This spring, lawmakers introduced three major legislative proposals to improve college affordability. These bills — the America’s College Promise Act, the Debt-Free College Act, and the College for All Act — differ in scope and design but would all create a new partnership between the federal government and states to better fund public higher education and waive some portion of college costs for millions of students.
There is significant overlap across the three proposals, with a collective focus on:
- Covering some portion of college costs for a large share of students and reducing student debt;
- Addressing state disinvestment in higher education;
- Explicitly working to close persistent racial and economic gaps in college attainment;
- Investing in historically underfunded institutions; and
- Providing dedicated funding to states and institutions to improve student retention and degree completion.
At the heart of these plans is the recognition that without new federal investments and powerful incentives, states will continue to face competing funding pressures and, during economic downturns, will balance their budgets by cutting funding for higher education — leaving families to shoulder ever more of the cost.
In the wake of these bill introductions, President Biden outlined his plan for college affordability, which also includes a federal-state partnership. The $1.8 trillion American Families Plan (AFP), the third in a series of relief and recovery packages proposed by the White House, includes $311 billion for higher education.
While the Administration has yet to endorse legislative text or granular design details, it aligns closely with the America’s College Promise Act in providing tuition-free community college for all students and subsidizing two years of tuition for students at Historically Black Colleges and Universities (HBCUs) and other minority-serving institutions (MSIs). The package includes $62 billion over ten years to provide grants to under-resourced institutions to better support their students (evidence-based comprehensive student success programs have doubled graduation rates among first-generation students, low-income students, and BIPOC students). As part of the AFP, the White House also proposed an $1,875 boost to the maximum Pell Grant, which it calls a down-payment toward doubling the maximum award over the course of his first term.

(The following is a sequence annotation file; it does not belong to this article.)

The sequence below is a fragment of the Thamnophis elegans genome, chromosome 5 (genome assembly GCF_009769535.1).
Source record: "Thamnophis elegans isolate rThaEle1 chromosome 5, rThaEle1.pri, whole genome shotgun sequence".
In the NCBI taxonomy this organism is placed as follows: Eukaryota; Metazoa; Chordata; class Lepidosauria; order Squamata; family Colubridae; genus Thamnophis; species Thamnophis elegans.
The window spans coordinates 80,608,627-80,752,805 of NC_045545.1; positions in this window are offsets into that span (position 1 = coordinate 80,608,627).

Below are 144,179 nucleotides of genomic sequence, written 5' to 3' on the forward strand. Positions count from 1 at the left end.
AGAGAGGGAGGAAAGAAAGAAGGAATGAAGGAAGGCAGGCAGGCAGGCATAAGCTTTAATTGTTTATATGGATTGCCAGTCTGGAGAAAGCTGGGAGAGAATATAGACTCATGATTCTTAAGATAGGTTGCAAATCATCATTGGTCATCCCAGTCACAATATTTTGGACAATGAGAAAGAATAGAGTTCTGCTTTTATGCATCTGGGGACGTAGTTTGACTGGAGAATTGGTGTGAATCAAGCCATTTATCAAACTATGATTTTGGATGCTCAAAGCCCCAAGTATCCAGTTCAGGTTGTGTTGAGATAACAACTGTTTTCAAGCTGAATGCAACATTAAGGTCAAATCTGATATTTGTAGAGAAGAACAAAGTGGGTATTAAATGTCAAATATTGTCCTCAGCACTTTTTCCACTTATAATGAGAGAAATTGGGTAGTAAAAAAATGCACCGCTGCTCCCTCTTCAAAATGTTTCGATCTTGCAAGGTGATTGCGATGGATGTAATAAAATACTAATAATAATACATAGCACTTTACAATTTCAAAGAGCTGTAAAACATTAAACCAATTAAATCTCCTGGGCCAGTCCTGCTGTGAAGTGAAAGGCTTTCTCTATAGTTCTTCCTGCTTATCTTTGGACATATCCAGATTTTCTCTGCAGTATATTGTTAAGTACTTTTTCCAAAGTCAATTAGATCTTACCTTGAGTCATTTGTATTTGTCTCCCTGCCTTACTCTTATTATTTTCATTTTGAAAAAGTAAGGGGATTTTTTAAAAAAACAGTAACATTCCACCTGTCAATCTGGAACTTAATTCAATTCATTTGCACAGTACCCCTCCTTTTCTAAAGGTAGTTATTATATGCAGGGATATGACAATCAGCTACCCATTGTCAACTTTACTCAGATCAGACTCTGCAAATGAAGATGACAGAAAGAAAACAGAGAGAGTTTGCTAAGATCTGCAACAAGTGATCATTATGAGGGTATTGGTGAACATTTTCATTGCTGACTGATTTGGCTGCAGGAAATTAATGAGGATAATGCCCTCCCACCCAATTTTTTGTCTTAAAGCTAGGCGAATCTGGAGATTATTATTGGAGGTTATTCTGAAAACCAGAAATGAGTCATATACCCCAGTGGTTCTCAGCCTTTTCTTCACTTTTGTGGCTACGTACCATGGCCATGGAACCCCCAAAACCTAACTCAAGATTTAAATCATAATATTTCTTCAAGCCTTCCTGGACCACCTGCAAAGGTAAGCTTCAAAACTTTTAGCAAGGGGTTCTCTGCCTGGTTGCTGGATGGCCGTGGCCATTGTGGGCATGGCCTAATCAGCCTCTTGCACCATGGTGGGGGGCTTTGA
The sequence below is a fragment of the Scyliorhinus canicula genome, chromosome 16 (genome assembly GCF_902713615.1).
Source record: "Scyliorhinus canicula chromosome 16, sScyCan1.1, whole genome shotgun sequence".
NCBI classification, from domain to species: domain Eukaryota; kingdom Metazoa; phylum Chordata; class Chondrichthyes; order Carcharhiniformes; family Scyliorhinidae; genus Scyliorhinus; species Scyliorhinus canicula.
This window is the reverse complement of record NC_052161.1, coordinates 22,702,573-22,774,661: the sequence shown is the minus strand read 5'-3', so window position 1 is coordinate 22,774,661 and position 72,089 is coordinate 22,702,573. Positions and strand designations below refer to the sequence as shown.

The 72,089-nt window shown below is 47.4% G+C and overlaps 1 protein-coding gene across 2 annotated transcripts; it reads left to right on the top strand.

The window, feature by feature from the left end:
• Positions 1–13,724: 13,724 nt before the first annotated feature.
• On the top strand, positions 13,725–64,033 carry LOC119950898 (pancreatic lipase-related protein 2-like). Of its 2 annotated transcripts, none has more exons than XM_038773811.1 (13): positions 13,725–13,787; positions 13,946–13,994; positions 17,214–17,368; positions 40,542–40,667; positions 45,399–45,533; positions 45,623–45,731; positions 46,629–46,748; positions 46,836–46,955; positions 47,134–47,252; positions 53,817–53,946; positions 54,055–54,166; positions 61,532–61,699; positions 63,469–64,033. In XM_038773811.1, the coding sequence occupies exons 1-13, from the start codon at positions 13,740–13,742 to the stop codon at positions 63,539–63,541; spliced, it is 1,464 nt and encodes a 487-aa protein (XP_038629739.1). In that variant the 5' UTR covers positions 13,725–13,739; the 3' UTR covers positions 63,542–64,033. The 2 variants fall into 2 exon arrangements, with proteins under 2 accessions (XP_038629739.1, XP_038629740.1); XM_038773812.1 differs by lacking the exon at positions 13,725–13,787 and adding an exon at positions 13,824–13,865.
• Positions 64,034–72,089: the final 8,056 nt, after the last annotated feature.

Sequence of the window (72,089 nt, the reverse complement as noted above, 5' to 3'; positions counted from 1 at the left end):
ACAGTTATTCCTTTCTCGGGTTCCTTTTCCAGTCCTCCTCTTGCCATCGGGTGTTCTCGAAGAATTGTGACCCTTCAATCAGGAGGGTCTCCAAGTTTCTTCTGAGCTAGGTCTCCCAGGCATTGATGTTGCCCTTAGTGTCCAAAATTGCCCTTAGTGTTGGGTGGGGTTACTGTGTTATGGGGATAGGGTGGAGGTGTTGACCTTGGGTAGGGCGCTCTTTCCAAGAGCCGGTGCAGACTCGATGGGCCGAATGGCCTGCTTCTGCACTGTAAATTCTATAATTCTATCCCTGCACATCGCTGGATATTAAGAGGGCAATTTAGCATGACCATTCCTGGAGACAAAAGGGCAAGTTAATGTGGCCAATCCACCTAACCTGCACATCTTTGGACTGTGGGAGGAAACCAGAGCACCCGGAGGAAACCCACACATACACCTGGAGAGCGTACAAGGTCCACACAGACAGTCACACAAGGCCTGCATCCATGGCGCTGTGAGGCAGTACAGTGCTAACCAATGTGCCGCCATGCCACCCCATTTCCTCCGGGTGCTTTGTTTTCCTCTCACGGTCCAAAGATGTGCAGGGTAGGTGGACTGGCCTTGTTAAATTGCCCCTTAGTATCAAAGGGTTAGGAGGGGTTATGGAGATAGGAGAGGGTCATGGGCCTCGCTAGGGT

As the nation recovers from the COVID-19 pandemic, this flurry of activity signals growing policymaker consensus around the need to make big, long-overdue investments in higher education. While the America’s College Promise Act, the Debt-Free College Act, and the College for All Act share an overarching policy goal — to make college more affordable — each bill takes a different approach and includes different requirements for states to meet in exchange for federal funding. Below, we outline and compare the details of the three proposals. (We will provide additional analysis of the President’s American Families Plan as more details become available.)